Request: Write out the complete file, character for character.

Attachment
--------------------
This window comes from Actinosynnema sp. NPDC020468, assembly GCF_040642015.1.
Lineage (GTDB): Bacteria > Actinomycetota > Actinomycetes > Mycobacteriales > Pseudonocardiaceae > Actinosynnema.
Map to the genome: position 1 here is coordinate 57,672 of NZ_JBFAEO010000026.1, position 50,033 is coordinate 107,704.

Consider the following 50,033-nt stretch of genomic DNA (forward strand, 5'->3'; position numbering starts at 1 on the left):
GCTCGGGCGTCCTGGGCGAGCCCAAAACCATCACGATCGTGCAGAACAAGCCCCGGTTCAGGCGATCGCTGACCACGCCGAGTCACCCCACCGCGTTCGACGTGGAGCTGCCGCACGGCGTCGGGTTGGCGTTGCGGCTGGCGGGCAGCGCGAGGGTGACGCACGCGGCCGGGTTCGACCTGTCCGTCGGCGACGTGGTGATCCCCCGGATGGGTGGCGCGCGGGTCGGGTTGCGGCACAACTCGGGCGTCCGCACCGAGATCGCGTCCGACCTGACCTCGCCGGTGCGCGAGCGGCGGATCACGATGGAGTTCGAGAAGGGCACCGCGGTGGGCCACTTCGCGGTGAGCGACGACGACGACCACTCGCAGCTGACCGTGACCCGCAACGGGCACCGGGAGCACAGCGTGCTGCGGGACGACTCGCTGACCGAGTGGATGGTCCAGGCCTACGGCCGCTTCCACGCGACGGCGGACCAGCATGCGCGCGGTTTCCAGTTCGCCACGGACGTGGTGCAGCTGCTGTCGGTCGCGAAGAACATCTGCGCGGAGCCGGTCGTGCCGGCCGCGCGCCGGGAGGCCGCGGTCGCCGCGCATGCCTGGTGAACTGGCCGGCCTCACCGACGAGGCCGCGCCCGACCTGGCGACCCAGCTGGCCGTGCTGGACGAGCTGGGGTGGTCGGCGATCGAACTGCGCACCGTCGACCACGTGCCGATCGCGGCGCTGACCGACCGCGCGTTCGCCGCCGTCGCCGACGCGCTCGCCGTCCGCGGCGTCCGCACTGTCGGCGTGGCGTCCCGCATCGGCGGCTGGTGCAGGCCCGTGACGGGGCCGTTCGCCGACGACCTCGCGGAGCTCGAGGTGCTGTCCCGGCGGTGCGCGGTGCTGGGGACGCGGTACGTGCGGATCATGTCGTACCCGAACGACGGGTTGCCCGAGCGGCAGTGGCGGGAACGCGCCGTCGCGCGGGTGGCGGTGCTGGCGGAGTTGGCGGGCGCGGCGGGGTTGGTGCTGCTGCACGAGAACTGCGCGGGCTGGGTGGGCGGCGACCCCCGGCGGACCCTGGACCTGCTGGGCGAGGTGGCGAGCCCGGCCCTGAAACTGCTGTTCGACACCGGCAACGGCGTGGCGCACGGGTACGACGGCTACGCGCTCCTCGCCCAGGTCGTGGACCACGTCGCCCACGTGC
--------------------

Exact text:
This window comes from Actinosynnema sp. NPDC020468, assembly GCF_040642015.1.
Lineage (GTDB): Bacteria > Actinomycetota > Actinomycetes > Mycobacteriales > Pseudonocardiaceae > Actinosynnema.
Map to the genome: position 1 here is coordinate 57,672 of NZ_JBFAEO010000026.1, position 50,033 is coordinate 107,704.

Consider the following 50,033-nt stretch of genomic DNA (forward strand, 5'->3'; position numbering starts at 1 on the left):
GCTCGGGCGTCCTGGGCGAGCCCAAAACCATCACGATCGTGCAGAACAAGCCCCGGTTCAGGCGATCGCTGACCACGCCGAGTCACCCCACCGCGTTCGACGTGGAGCTGCCGCACGGCGTCGGGTTGGCGTTGCGGCTGGCGGGCAGCGCGAGGGTGACGCACGCGGCCGGGTTCGACCTGTCCGTCGGCGACGTGGTGATCCCCCGGATGGGTGGCGCGCGGGTCGGGTTGCGGCACAACTCGGGCGTCCGCACCGAGATCGCGTCCGACCTGACCTCGCCGGTGCGCGAGCGGCGGATCACGATGGAGTTCGAGAAGGGCACCGCGGTGGGCCACTTCGCGGTGAGCGACGACGACGACCACTCGCAGCTGACCGTGACCCGCAACGGGCACCGGGAGCACAGCGTGCTGCGGGACGACTCGCTGACCGAGTGGATGGTCCAGGCCTACGGCCGCTTCCACGCGACGGCGGACCAGCATGCGCGCGGTTTCCAGTTCGCCACGGACGTGGTGCAGCTGCTGTCGGTCGCGAAGAACATCTGCGCGGAGCCGGTCGTGCCGGCCGCGCGCCGGGAGGCCGCGGTCGCCGCGCATGCCTGGTGAACTGGCCGGCCTCACCGACGAGGCCGCGCCCGACCTGGCGACCCAGCTGGCCGTGCTGGACGAGCTGGGGTGGTCGGCGATCGAACTGCGCACCGTCGACCACGTGCCGATCGCGGCGCTGACCGACCGCGCGTTCGCCGCCGTCGCCGACGCGCTCGCCGTCCGCGGCGTCCGCACTGTCGGCGTGGCGTCCCGCATCGGCGGCTGGTGCAGGCCCGTGACGGGGCCGTTCGCCGACGACCTCGCGGAGCTCGAGGTGCTGTCCCGGCGGTGCGCGGTGCTGGGGACGCGGTACGTGCGGATCATGTCGTACCCGAACGACGGGTTGCCCGAGCGGCAGTGGCGGGAACGCGCCGTCGCGCGGGTGGCGGTGCTGGCGGAGTTGGCGGGCGCGGCGGGGTTGGTGCTGCTGCACGAGAACTGCGCGGGCTGGGTGGGCGGCGACCCCCGGCGGACCCTGGACCTGCTGGGCGAGGTGGCGAGCCCGGCCCTGAAACTGCTGTTCGACACCGGCAACGGCGTGGCGCACGGGTACGACGGCTACGCGCTCCTCGCCCAGGTCGTGGACCACGTCGCCCACGTGC